I realized, though, that the bar soap was insufficient to keep the acne at bay, at least when I wasn’t pregnant. (I have to say, my skin was never better than when I was pregnant. I feel it’s only fair, since my pregnancies were rough in other ways.)

    So here’s the regimen I now follow:

    Morning – Wash with Dove bar soap, moisturize with DML Forte
    Evening – Wash with a benzoyl peroxide cleanser (like ProActiv Renewing Cleanser), moisturize with DML Forte

    And that’s it! It really works for me. I actually get compliments on my skin now (and I’m not even pregnant)!

    Of course, my skin care regimen won’t work for everyone. But since there are so many products out there, I wanted to point out that sometimes less is more. And, I worry that as I get older, a regimen this simple won’t continue to work for me. So I’d love to hear from you: What’s your skincare regimen like?

    Find more Works for Me Wednesday tips at Rocks in My Dryer.

    Money Saving Tip: Get your hair cut at a beauty school

    See the end of this post for an update.

    I’ve never seen a study on the average price for a hair cut, but I’d wager that prices here in Los Angeles are higher than almost anywhere else. I could easily find a salon in Beverly Hills that charges over $400, and even a relatively inexpensive salon charges over $60. My last hair cut was supposed to be a bargain, but after tip it came to $85. And I wasn’t even that happy with it.

    Between the cost and the time, I’ve been getting my hair cut every 9 to 12 months since Alex was born. The last time I cut my hair was last November, when I lopped off a 10-inch ponytail and donated it to Pantene’s Beautiful Lengths program.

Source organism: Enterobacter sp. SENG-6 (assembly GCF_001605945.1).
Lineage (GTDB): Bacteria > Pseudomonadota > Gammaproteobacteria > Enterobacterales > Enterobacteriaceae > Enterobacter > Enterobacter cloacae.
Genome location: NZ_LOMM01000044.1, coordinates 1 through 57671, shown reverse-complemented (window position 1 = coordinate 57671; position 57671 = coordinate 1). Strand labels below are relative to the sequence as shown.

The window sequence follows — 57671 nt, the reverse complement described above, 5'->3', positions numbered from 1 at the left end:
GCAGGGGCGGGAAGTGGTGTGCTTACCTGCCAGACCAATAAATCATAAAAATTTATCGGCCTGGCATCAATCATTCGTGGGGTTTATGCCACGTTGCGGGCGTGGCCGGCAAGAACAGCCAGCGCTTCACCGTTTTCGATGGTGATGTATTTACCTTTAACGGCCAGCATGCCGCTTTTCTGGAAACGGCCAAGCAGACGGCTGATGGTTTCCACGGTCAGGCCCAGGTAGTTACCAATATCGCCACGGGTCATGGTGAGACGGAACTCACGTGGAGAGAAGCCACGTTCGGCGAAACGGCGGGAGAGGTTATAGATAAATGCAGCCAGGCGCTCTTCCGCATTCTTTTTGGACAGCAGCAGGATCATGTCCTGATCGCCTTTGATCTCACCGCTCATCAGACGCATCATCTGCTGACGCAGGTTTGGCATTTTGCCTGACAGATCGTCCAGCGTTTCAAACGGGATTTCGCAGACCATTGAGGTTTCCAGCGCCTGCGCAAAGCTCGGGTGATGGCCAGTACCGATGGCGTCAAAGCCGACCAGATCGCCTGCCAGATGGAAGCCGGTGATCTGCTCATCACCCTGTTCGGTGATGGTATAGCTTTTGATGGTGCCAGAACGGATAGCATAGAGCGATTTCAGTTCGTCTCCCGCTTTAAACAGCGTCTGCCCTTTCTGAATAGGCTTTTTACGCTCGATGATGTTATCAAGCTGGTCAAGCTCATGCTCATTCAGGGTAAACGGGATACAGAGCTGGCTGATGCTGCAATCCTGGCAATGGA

I thought about donating my hair again, but I just couldn’t wait for my hair to grow any longer this time. Like I said, I wasn’t thrilled with my last cut, and I hated the way it was growing out. And I definitely wasn’t going back to the same salon.

    Because I get my hair cut so infrequently, I haven’t had a regular stylist in years. So this time, I decided to act on a frugal tip I’ve come across multiple times: go to a beauty school. It just so happens that there’s a conveniently located Paul Mitchell School, where cuts by a “Phase 2″ stylist are a mere $17. I learned that Phase 2 stylists are in the top 5% of their class and have at least 1000 hours of experience on the floor. Phase 1 stylists are everyone else at the school, and they charge $12.

    I decided to pay the extra $5 for a Phase 2 stylist, and my hair was cut by a woman who graduates this month. She was a little bit slow on the cutting, and didn’t have the deftness that I’m used to seeing. But she made up the time blow-drying my hair, which took a lot less time than it usually does, probably because she didn’t try to do anything fancy. I appreciate that she really listened to what I asked for (no short layers that irritate my cheeks) and I’m as satisfied with my $22 cut (I tipped her $5) as I was with the $85 cut I got in November. And, I’m a lot happier than I was when I tried Super Cuts for the first and last time, where the stylist decided that I needed bangs even though I hadn’t asked for them and lopped off inches in front before I could stop her.

    I do think I would be a little bit more cautious if I wanted a perm or color treatment, but even then, I think a Phase 2 stylist would probably be okay. I could see the “Color Bar” where they mix colors from where I was sitting, but everyone around me was getting a cut or just a blow out. I couldn’t see the back of the salon where they must have been doing perms and color, so I don’t really know how that went for the customers who wanted it. But during the hour that I was there, I didn’t hear anyone complaining about their hair or see anyone whose hair looked, well, wrong.

    I don’t know when I’ll cut my hair again, but since it’s a little longer than usual after a cut, my next hair cut will be sooner rather than later. And I’m definitely going back to the Paul Mitchell School for it.

    Update Feb. 2009: I got a hair cut this month and didn’t go back to the Paul Mitchell School. As it grew out, the cut didn’t maintain the shape I would have expected, and I decided that a truly good hair cut is worth spending money on.